sinking to his knees, crawled rapidly to the opposite side of the tree
which had been chosen for his gallows, where he crouched closely,
covering his ears with his hands, as if, by shutting out the sounds, he
could shut out all danger from the shot. Here he was soon joined by
Brough, the African. The faithful slave bounded toward his master the
moment he was released, and hugging him first with a most rugged
embrace, he proceeded to undo the degrading halter from about his neck.
This done, he got the old man on his feet, placed him still further
amongst the shelter of the trees, and then hurried away to partake in
the struggle, for which he had provided himself with a grubbing hoe and
pistol. It is no part of our object to follow and watch his exploits;
nor do we need to report the several results of each ambush which had
been set. In that where we left the four gamblers busy at _Old Sledge_,
the proceeding had been most murderous. One of Coulter’s men had been an
old scout. Job Fisher was notorious for his stern deliberation and
method. He had not been content to pick his man, but continued to
revolve around the gamblers until he could range a couple of them, both
of whom fell under his first fire. Of the two others, one was shot down
by the companion of Fisher. The fourth took to his heels, but was
overtaken, and brained with the butt of the rifle. The scouts then
hurried to other parts of the farmstead, agreeable to previous
arrangement, where they gave assistance to their fellows. The history,
in short, was one of complete surprise and route—the dragoons were not
allowed to rally; nine of them were slain outright—not including the
captain; and the rest dispersed, to be picked up at a time of greater
leisure. At the moment when Coulter’s party were assembling at the
dwelling, Brough had succeeded in bringing the old couple together. Very
pitiful and touching was the spectacle of these two embracing with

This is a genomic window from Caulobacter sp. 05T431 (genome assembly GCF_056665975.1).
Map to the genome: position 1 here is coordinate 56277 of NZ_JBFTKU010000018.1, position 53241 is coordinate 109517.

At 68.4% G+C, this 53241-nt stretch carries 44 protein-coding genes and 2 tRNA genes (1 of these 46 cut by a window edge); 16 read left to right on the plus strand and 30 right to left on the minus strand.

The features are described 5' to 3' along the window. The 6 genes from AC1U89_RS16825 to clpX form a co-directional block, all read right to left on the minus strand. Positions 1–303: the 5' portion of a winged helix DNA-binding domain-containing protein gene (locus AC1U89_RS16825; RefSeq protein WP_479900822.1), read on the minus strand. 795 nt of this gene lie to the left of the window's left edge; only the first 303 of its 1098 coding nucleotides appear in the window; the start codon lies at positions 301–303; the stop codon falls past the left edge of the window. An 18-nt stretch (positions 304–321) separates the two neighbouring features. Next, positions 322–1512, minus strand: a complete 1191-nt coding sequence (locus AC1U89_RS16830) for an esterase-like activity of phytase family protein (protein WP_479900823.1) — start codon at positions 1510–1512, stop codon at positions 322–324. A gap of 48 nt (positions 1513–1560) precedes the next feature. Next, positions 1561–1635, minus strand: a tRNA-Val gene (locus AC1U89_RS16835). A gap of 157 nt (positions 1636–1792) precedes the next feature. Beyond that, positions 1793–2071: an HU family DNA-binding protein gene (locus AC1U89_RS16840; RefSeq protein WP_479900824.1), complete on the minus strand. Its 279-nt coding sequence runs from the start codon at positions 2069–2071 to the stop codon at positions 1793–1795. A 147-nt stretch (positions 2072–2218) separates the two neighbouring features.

groans, tears, and ejaculations—scarcely yet assured of their escape
from the hands of their hateful tyrant.

But our attention is required within the dwelling. Rapidly extricating
himself from the body of the loyalist captain, Coulter naturally turned
to look for Frederica. She was just recovering from her swoon. She had
fortunately been spared the sight of the conflict, although she
continued long afterward to assert that she had been conscious of it
all, though she had not been able to move a limb, or give utterance to a
single cry. Her eyes opened with a wild stare upon her husband, who
stooped fondly to her embrace. She knew him instantly—called his name
but once, but that with joyful accents, and again fainted. Her faculties
had received a terrible shock. Coulter himself felt like fainting. The
pain of his wounded arm was great, and he had lost a good deal of blood.
He felt that he could not long be certain of himself, and putting the
bugle to his lips, he sounded three times with all his vigor. As he did
so, he became conscious of a movement in the corner of the room. Turning
in this direction, he beheld, crouching into the smallest possible
compass, the preacher, Veitch. The miserable wretch was in a state of
complete stupor from his fright.

“Bring water!” said Coulter. But the fellow neither stirred nor spoke.
He clearly did not comprehend. In the next moment, however, the faithful
Brough made his appearance. His cries were those of joy and exultation,
dampened, however, as he beheld the condition of his young mistress.

“Fear nothing, Brough, she is not hurt—she has only fainted. But run
for your old mistress. Run, old boy, and bring water while you’re about
it. Run!”

“But you’ arm, Mass Dick—he da bleed! You hu’t?”

“Yes, a little—away!”

Brough was gone; and with a strange sickness of fear, Coulter turned to
the spot where Elijah Fields lay, to all appearance, dead. But he still
lived. Coulter tore away his clothes, which were saturated and already